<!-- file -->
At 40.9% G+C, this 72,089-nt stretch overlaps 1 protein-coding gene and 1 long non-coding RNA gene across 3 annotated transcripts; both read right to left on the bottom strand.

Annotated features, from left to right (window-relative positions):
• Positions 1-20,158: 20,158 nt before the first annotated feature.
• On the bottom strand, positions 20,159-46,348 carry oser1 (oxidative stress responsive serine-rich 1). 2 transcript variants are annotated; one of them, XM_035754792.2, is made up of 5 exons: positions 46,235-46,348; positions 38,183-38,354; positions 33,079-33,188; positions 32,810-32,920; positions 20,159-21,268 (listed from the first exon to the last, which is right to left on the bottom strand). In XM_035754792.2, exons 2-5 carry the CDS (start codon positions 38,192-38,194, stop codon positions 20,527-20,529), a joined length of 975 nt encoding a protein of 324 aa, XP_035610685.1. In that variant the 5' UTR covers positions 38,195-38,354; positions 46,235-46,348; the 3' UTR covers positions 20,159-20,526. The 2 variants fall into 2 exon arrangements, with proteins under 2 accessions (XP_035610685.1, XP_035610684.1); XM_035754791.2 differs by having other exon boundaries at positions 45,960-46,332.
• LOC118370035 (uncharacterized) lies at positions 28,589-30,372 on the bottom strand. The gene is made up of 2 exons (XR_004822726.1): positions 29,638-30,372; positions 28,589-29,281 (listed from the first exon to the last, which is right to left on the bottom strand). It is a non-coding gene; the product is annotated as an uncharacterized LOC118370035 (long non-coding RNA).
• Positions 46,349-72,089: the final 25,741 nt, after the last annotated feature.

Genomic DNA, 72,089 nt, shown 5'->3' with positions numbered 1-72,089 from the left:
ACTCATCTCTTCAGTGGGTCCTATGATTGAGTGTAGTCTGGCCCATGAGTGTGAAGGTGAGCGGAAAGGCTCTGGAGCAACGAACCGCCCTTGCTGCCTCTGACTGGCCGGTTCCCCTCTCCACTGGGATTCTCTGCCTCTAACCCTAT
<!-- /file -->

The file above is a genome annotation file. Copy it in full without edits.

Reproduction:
At 40.9% G+C, this 72,089-nt stretch overlaps 1 protein-coding gene and 1 long non-coding RNA gene across 3 annotated transcripts; both read right to left on the bottom strand.

Annotated features, from left to right (window-relative positions):
• Positions 1-20,158: 20,158 nt before the first annotated feature.
• On the bottom strand, positions 20,159-46,348 carry oser1 (oxidative stress responsive serine-rich 1). 2 transcript variants are annotated; one of them, XM_035754792.2, is made up of 5 exons: positions 46,235-46,348; positions 38,183-38,354; positions 33,079-33,188; positions 32,810-32,920; positions 20,159-21,268 (listed from the first exon to the last, which is right to left on the bottom strand). In XM_035754792.2, exons 2-5 carry the CDS (start codon positions 38,192-38,194, stop codon positions 20,527-20,529), a joined length of 975 nt encoding a protein of 324 aa, XP_035610685.1. In that variant the 5' UTR covers positions 38,195-38,354; positions 46,235-46,348; the 3' UTR covers positions 20,159-20,526. The 2 variants fall into 2 exon arrangements, with proteins under 2 accessions (XP_035610685.1, XP_035610684.1); XM_035754791.2 differs by having other exon boundaries at positions 45,960-46,332.
• LOC118370035 (uncharacterized) lies at positions 28,589-30,372 on the bottom strand. The gene is made up of 2 exons (XR_004822726.1): positions 29,638-30,372; positions 28,589-29,281 (listed from the first exon to the last, which is right to left on the bottom strand). It is a non-coding gene; the product is annotated as an uncharacterized LOC118370035 (long non-coding RNA).
• Positions 46,349-72,089: the final 25,741 nt, after the last annotated feature.

Genomic DNA, 72,089 nt, shown 5'->3' with positions numbered 1-72,089 from the left:
ACTCATCTCTTCAGTGGGTCCTATGATTGAGTGTAGTCTGGCCCATGAGTGTGAAGGTGAGCGGAAAGGCTCTGGAGCAACGAACCGCCCTTGCTGCCTCTGACTGGCCGGTTCCCCTCTCCACTGGGATTCTCTGCCTCTAACCCTAT